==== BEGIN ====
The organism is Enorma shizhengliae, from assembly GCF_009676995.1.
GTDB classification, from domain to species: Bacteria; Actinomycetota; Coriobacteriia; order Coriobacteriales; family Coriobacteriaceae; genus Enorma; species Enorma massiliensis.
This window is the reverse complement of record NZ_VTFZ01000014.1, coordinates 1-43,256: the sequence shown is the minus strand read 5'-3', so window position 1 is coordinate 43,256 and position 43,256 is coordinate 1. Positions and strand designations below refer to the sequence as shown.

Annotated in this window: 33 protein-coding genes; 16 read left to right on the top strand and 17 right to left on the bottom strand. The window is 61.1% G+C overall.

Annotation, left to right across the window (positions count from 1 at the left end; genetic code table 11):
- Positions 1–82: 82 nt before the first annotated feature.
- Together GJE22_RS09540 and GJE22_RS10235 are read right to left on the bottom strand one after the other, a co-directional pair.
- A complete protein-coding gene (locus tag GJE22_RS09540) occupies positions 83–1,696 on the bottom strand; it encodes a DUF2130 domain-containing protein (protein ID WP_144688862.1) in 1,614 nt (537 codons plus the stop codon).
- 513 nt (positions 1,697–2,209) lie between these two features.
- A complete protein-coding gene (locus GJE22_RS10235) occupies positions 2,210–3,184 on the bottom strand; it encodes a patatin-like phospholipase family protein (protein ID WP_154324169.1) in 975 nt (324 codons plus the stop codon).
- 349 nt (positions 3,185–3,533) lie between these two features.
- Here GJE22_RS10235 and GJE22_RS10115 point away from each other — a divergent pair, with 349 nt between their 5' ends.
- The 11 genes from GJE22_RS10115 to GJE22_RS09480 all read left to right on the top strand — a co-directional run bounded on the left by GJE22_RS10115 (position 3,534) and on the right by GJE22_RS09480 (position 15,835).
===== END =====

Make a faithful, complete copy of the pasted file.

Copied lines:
The organism is Enorma shizhengliae, from assembly GCF_009676995.1.
GTDB classification, from domain to species: Bacteria; Actinomycetota; Coriobacteriia; order Coriobacteriales; family Coriobacteriaceae; genus Enorma; species Enorma massiliensis.
This window is the reverse complement of record NZ_VTFZ01000014.1, coordinates 1-43,256: the sequence shown is the minus strand read 5'-3', so window position 1 is coordinate 43,256 and position 43,256 is coordinate 1. Positions and strand designations below refer to the sequence as shown.

Annotated in this window: 33 protein-coding genes; 16 read left to right on the top strand and 17 right to left on the bottom strand. The window is 61.1% G+C overall.

Annotation, left to right across the window (positions count from 1 at the left end; genetic code table 11):
- Positions 1–82: 82 nt before the first annotated feature.
- Together GJE22_RS09540 and GJE22_RS10235 are read right to left on the bottom strand one after the other, a co-directional pair.
- A complete protein-coding gene (locus tag GJE22_RS09540) occupies positions 83–1,696 on the bottom strand; it encodes a DUF2130 domain-containing protein (protein ID WP_144688862.1) in 1,614 nt (537 codons plus the stop codon).
- 513 nt (positions 1,697–2,209) lie between these two features.
- A complete protein-coding gene (locus GJE22_RS10235) occupies positions 2,210–3,184 on the bottom strand; it encodes a patatin-like phospholipase family protein (protein ID WP_154324169.1) in 975 nt (324 codons plus the stop codon).
- 349 nt (positions 3,185–3,533) lie between these two features.
- Here GJE22_RS10235 and GJE22_RS10115 point away from each other — a divergent pair, with 349 nt between their 5' ends.
- The 11 genes from GJE22_RS10115 to GJE22_RS09480 all read left to right on the top strand — a co-directional run bounded on the left by GJE22_RS10115 (position 3,534) and on the right by GJE22_RS09480 (position 15,835).